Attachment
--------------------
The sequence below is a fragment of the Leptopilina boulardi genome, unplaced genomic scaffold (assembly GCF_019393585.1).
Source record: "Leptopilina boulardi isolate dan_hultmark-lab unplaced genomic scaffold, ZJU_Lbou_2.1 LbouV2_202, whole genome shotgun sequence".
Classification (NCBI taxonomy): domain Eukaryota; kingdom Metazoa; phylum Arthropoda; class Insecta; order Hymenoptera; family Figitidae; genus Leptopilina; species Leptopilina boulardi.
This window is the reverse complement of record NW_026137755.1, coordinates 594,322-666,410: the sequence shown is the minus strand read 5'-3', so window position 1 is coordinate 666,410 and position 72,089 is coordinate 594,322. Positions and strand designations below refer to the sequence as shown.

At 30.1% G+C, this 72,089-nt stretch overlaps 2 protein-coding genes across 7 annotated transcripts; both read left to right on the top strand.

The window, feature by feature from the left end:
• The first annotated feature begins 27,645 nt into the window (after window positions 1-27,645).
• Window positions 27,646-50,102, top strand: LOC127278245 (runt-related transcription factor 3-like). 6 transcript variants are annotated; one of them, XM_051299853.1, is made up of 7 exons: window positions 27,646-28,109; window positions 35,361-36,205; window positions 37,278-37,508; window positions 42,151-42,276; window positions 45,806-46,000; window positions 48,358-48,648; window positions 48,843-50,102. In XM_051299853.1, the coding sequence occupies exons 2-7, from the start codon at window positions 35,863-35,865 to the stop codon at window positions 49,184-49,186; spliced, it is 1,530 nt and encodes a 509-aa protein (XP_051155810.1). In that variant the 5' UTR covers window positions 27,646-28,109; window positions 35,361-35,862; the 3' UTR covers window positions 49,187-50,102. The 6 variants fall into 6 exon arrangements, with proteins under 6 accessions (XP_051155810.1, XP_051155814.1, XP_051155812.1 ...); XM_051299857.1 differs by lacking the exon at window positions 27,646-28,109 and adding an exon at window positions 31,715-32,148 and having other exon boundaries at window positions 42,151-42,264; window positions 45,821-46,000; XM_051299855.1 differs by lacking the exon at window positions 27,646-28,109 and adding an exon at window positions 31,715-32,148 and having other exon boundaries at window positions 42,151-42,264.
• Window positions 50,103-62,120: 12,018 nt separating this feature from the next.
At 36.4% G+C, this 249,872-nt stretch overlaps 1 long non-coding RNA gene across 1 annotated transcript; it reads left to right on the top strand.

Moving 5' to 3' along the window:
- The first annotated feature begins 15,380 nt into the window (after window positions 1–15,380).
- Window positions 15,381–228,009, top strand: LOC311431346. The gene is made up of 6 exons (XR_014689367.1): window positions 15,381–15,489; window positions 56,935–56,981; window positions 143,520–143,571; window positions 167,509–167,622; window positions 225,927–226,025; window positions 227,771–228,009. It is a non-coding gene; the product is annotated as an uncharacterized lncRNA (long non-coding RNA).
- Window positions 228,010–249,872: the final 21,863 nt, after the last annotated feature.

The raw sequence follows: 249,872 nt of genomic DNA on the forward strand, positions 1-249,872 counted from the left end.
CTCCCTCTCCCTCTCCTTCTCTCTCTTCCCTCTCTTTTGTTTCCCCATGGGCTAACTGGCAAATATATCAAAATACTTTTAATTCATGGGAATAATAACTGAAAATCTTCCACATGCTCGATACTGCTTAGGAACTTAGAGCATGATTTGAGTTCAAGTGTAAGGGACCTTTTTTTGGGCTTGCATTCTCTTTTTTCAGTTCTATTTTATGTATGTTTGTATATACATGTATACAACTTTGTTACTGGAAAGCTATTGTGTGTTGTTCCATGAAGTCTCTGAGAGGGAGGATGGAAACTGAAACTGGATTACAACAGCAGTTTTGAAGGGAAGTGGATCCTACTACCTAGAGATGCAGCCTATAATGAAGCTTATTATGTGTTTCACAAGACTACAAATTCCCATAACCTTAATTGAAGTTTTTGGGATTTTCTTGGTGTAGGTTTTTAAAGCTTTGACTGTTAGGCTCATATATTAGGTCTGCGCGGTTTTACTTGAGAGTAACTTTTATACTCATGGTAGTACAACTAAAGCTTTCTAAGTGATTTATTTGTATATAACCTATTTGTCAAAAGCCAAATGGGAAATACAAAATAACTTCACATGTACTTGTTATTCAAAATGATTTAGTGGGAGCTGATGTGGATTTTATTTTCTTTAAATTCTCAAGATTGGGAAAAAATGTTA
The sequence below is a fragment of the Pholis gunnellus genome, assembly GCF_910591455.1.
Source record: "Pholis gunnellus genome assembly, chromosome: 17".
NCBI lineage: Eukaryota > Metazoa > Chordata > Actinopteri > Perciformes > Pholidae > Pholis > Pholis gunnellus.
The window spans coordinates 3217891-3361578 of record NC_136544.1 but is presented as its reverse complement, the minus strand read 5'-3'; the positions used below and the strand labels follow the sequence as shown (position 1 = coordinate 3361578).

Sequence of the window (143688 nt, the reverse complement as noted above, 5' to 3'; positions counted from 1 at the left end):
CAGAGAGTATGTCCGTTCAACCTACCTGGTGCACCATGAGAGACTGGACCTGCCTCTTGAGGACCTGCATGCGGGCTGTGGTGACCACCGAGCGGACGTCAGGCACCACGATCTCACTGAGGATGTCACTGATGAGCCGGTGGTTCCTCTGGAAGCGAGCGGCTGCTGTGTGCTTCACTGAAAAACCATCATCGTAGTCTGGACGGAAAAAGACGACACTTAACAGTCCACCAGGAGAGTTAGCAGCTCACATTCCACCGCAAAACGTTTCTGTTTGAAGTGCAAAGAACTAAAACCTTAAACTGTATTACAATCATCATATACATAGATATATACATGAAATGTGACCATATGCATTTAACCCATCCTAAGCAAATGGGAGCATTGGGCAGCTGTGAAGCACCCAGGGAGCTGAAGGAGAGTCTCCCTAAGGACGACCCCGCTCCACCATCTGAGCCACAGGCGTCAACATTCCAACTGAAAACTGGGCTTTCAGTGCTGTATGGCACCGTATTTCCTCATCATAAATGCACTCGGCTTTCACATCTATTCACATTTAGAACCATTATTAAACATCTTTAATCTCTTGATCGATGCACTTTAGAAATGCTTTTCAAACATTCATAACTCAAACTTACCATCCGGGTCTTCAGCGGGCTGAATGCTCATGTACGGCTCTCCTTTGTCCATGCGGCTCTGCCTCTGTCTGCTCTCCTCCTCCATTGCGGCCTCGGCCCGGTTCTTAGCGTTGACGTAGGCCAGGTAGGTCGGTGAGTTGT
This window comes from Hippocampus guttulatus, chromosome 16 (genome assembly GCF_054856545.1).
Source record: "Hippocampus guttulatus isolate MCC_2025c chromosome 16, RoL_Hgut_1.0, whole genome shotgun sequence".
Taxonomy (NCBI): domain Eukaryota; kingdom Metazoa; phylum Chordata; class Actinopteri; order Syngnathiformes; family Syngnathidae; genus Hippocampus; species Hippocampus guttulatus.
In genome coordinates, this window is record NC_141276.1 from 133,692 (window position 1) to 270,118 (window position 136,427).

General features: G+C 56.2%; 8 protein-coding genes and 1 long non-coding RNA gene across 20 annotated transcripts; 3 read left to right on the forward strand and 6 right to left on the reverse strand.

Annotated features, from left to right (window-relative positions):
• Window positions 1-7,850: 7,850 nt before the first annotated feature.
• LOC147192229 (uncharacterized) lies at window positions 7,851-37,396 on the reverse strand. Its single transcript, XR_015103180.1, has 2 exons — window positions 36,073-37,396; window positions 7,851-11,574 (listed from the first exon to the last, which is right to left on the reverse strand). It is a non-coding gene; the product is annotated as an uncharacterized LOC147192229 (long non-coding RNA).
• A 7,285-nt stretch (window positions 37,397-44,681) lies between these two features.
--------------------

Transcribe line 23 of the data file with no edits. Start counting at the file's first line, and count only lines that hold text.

This window comes from Hippocampus guttulatus, chromosome 16 (genome assembly GCF_054856545.1).